Today I’m pleased to be receiving a visit from one of the most prolific and versatile people I’ve met in the book business, and many of you will know her too: Roz Morris is an award-nominated novelist (My Memories of a Future Life; Lifeform Three), book doctor to award-winning writers (Roald Dahl Funny Prize 2012), has sold 4 million books as a ghostwriter and teaches writing masterclasses for The Guardian. Not Quite Lost: Travels Without A Sense of Direction is her first collection of essays.
Roz’s latest creation is hard to pin down, in a good way. Were it not for the multiple settings, it would have made for a good Writers on Location post because place is such an effective catalyst and starting point for each of the accounts in this short book (I keep wanting to say ‘stories’ – the first, in which Roz revisits her childhood home from a distance is positively novelistic.) The accomplished writing sets off her acute observation and gift for harvesting drama and meaning from the strangeness and randomness of the outwardly unexceptional. Intriguing and different – Not Quite Lost is a great find.
There’s a moment in my first novel, My Memories of a Future Life, when the narrator is learning a piece for the piano. She’s dissatisfied with her interpretation, so she plays extremely slowly, to take each phrase into her heart and discover the detail and nuance. Then she plays it at tempo, and the richness she seeks is there.
This detail came from one of the many musicians I interviewed for the novel, and I recognise the same process of discovery when I’m working on a piece of writing.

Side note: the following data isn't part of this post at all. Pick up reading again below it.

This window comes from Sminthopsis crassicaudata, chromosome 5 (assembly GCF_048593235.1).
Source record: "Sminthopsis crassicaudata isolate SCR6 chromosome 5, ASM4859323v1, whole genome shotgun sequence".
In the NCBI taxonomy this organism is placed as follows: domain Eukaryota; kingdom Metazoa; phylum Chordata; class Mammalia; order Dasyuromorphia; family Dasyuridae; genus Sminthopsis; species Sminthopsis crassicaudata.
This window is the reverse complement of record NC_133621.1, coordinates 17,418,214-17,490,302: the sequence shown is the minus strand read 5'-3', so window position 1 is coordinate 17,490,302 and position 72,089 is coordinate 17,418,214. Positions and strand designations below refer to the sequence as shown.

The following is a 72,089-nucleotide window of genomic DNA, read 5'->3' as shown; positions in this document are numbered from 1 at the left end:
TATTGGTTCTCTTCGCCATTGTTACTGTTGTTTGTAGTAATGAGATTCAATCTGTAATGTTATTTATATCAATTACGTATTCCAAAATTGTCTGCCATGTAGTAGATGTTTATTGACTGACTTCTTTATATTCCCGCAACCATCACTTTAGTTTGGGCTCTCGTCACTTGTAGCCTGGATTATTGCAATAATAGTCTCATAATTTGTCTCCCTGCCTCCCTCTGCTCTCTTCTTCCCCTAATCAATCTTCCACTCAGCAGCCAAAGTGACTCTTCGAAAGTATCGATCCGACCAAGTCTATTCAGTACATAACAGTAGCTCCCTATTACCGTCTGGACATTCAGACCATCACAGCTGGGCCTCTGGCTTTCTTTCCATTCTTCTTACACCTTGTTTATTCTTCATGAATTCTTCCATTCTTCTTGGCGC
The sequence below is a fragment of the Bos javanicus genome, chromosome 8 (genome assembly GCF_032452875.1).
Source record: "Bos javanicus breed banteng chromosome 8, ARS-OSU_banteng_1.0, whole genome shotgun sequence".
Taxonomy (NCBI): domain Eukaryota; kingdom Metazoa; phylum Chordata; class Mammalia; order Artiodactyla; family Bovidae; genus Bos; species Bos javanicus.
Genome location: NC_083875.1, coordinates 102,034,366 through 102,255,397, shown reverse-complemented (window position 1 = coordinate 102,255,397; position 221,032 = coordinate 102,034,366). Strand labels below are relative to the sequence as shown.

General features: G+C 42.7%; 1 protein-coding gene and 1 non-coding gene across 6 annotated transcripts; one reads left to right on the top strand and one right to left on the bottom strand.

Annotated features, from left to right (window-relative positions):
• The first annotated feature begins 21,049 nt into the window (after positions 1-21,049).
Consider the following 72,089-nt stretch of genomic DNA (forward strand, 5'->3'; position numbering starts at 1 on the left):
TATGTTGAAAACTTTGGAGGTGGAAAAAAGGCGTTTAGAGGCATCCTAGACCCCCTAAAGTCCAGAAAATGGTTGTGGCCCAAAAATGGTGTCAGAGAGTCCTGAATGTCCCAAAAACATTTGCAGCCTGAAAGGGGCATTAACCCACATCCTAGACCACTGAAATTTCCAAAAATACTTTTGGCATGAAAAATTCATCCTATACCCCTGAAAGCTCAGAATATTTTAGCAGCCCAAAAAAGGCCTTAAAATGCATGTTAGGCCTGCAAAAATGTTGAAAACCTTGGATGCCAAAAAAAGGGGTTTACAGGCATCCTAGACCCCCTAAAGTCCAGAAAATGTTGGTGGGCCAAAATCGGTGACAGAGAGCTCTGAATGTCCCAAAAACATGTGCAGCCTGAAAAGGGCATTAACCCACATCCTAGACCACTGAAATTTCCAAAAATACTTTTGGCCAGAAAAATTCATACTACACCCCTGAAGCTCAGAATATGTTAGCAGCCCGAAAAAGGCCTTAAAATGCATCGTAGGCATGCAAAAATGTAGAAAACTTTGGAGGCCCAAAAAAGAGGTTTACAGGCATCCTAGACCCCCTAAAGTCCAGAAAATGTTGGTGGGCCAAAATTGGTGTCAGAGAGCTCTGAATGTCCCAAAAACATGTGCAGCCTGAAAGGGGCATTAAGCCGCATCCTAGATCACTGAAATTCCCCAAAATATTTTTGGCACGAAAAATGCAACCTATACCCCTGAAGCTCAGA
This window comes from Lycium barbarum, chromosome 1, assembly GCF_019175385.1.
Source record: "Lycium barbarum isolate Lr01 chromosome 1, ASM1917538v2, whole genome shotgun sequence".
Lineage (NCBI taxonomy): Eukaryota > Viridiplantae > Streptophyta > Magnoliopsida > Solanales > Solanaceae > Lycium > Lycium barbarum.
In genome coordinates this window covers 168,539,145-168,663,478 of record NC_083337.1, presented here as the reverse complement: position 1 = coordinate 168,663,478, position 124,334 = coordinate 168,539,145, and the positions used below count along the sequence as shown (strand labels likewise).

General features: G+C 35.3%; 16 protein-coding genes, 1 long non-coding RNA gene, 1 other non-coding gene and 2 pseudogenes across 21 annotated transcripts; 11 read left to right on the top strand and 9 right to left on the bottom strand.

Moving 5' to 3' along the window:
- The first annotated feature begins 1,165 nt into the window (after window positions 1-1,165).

I particularly felt it this year, when I worked on a book I thought would be swift to complete. I’ve been writing a novel that requires a lot of technical research and I needed a breather, or it needed a breather from me. So I decided to write a palate cleanser – a collection of travel tales, harvested from a diary I kept while on holiday with my husband. A stay in a Napoleonic fort where we endured water torture from its leaking roof, with variably hilarious results. There are also escapades from when I’ve been out of my usual element – like the time when I cheekily took part in an audition as a dancer for an advert, got the job (to my amazement), and then spent two weeks in a Strictly-style bootcamp, expecting all the time to be fired.
But when I rattled these tales into a Word document, some of them didn’t work. I was puzzled. My Strictly adventure had entertained friends in chatty emails and at dinner parties. There were colourful characters, tricks of the trade and ego-bruising mistakes. The leaking tower was also good value in conversation. But on the page they were brash, insubstantial.
So I slowed down, right down. Instead of leaping from laugh to laugh, I looked at every moment. Like the pianist taking her time, listening for nuance and hidden shapes. Resonances coming back from the book’s bigger thematic web. The tower with the leaking roof wasn’t just a holiday mishap. It was a fundamental negotiation of what one partner would put up with for the sake of an adventure with the other – the balancing act of a long relationship.